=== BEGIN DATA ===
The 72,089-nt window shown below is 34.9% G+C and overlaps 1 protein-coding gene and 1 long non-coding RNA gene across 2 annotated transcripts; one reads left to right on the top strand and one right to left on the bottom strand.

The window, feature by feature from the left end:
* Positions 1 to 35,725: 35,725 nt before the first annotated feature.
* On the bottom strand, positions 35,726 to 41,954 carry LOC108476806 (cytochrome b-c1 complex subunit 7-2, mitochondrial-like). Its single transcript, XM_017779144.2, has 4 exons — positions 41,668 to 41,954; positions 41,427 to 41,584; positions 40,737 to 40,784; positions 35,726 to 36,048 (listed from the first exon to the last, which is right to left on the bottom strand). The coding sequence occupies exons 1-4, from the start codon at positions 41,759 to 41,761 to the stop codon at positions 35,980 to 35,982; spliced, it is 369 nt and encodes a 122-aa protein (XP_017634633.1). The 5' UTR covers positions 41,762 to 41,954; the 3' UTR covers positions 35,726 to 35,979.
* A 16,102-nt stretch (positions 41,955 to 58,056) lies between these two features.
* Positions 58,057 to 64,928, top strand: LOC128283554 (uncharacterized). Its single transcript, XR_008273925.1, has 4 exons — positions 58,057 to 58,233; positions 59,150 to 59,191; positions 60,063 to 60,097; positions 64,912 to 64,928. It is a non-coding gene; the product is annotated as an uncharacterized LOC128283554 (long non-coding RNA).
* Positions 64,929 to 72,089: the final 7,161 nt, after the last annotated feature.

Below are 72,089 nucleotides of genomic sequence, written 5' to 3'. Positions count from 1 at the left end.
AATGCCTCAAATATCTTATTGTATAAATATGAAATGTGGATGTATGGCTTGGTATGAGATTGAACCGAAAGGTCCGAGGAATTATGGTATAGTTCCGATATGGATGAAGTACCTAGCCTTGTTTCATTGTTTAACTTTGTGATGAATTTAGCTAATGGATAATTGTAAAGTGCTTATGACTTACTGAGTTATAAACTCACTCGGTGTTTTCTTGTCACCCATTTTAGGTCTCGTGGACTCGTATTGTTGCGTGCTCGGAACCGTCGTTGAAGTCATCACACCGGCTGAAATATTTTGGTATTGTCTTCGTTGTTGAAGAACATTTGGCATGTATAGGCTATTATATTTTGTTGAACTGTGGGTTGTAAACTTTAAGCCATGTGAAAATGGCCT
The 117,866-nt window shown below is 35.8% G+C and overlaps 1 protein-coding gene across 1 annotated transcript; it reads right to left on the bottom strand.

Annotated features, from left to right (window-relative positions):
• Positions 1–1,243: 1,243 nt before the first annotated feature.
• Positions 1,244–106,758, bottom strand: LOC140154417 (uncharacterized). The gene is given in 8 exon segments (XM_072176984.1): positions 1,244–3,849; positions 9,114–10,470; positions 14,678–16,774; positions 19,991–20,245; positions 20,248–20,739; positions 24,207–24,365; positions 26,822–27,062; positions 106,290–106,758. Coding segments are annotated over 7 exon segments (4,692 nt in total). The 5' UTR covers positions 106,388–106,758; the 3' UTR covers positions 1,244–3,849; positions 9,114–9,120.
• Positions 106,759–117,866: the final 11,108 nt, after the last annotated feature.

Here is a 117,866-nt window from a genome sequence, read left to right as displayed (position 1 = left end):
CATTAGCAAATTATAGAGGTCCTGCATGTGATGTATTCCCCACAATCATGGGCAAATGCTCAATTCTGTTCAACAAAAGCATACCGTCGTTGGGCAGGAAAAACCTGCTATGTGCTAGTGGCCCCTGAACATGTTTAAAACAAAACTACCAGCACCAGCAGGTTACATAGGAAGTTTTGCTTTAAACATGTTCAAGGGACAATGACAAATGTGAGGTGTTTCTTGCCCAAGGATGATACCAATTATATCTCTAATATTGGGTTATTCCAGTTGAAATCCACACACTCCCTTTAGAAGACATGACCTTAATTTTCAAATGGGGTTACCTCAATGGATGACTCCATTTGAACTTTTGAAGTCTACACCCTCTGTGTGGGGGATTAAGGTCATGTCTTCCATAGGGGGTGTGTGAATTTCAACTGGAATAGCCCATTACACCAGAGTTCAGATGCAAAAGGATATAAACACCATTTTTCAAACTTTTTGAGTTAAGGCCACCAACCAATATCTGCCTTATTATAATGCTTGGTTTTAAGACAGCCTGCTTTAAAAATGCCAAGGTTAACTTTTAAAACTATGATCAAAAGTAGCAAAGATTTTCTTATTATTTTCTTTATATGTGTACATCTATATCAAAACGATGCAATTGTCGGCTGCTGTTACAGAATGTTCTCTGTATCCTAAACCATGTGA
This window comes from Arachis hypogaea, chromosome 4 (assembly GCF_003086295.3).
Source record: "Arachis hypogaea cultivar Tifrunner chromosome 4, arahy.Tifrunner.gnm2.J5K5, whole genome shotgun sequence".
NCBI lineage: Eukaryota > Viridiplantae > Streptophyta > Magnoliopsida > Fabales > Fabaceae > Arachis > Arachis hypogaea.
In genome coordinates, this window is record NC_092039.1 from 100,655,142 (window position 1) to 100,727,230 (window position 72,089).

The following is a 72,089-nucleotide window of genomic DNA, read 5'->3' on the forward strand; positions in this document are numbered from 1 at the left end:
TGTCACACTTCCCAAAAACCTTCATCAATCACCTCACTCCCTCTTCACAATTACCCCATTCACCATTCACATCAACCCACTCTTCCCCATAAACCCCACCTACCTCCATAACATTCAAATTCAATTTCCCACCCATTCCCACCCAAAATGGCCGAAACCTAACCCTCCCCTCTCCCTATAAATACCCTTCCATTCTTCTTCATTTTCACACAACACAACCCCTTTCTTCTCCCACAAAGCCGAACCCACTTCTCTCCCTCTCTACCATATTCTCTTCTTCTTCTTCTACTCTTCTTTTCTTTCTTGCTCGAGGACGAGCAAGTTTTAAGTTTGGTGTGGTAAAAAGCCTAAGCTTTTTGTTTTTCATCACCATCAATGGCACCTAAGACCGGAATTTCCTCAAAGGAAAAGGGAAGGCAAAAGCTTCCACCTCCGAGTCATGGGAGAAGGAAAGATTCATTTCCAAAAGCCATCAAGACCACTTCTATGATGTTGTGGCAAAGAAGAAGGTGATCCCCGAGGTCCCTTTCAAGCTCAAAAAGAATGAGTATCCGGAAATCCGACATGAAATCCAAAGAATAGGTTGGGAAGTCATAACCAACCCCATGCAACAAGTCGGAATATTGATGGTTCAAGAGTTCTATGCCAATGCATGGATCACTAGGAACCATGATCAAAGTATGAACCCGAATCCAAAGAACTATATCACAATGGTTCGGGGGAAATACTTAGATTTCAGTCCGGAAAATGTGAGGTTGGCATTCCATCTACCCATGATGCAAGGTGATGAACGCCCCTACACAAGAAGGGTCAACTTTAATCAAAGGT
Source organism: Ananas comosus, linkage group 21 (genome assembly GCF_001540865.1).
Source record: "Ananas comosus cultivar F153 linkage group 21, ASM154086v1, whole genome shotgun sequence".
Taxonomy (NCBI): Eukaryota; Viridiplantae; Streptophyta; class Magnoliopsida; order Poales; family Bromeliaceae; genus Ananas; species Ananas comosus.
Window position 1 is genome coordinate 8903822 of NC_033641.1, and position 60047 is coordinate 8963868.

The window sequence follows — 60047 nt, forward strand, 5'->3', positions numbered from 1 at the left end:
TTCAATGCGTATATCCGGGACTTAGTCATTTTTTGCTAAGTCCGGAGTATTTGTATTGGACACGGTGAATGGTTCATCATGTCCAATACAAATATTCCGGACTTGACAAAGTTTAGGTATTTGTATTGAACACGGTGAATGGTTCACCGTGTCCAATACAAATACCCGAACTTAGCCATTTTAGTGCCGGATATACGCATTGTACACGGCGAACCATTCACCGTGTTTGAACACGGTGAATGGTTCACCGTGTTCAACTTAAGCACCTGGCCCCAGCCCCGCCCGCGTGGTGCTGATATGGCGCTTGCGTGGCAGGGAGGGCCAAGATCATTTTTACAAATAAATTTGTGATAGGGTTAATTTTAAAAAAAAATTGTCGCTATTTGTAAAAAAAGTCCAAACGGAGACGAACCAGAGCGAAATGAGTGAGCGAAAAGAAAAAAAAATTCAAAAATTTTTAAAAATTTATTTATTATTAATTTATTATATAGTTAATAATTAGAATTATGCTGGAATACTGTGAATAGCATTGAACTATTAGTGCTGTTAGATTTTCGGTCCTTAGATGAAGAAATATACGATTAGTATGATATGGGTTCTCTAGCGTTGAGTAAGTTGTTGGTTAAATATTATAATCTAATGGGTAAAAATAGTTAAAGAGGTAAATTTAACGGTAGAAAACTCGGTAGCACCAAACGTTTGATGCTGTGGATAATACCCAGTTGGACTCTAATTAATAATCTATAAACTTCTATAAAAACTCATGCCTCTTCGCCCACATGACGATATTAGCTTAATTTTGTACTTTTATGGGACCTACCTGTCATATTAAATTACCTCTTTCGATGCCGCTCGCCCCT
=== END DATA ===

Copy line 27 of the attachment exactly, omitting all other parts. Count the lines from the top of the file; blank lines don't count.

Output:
The window sequence follows — 60047 nt, forward strand, 5'->3', positions numbered from 1 at the left end: